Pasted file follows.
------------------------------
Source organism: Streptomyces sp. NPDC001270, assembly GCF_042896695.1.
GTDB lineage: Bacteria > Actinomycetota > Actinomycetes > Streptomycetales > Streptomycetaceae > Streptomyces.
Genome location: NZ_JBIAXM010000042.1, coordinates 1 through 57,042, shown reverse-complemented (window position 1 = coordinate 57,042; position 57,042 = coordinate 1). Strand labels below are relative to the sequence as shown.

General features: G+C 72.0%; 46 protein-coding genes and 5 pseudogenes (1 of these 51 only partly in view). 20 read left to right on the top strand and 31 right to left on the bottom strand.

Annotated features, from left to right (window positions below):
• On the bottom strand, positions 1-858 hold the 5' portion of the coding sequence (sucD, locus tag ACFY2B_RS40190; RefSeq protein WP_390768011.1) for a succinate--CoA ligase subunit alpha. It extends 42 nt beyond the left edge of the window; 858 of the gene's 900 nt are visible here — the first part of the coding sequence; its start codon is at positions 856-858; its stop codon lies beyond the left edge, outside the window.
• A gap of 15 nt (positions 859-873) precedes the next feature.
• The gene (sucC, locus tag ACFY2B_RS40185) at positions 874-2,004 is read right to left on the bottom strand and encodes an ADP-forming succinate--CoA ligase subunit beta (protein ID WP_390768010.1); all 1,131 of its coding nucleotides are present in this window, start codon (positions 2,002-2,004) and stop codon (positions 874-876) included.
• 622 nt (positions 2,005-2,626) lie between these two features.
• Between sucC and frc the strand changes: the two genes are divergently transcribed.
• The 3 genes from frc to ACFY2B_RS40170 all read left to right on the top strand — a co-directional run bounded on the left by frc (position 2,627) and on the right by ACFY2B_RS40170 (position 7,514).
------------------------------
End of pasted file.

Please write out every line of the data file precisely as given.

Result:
Source organism: Streptomyces sp. NPDC001270, assembly GCF_042896695.1.
GTDB lineage: Bacteria > Actinomycetota > Actinomycetes > Streptomycetales > Streptomycetaceae > Streptomyces.
Genome location: NZ_JBIAXM010000042.1, coordinates 1 through 57,042, shown reverse-complemented (window position 1 = coordinate 57,042; position 57,042 = coordinate 1). Strand labels below are relative to the sequence as shown.

General features: G+C 72.0%; 46 protein-coding genes and 5 pseudogenes (1 of these 51 only partly in view). 20 read left to right on the top strand and 31 right to left on the bottom strand.

Annotated features, from left to right (window positions below):
• On the bottom strand, positions 1-858 hold the 5' portion of the coding sequence (sucD, locus tag ACFY2B_RS40190; RefSeq protein WP_390768011.1) for a succinate--CoA ligase subunit alpha. It extends 42 nt beyond the left edge of the window; 858 of the gene's 900 nt are visible here — the first part of the coding sequence; its start codon is at positions 856-858; its stop codon lies beyond the left edge, outside the window.
• A gap of 15 nt (positions 859-873) precedes the next feature.
• The gene (sucC, locus tag ACFY2B_RS40185) at positions 874-2,004 is read right to left on the bottom strand and encodes an ADP-forming succinate--CoA ligase subunit beta (protein ID WP_390768010.1); all 1,131 of its coding nucleotides are present in this window, start codon (positions 2,002-2,004) and stop codon (positions 874-876) included.
• 622 nt (positions 2,005-2,626) lie between these two features.
• Between sucC and frc the strand changes: the two genes are divergently transcribed.
• The 3 genes from frc to ACFY2B_RS40170 all read left to right on the top strand — a co-directional run bounded on the left by frc (position 2,627) and on the right by ACFY2B_RS40170 (position 7,514).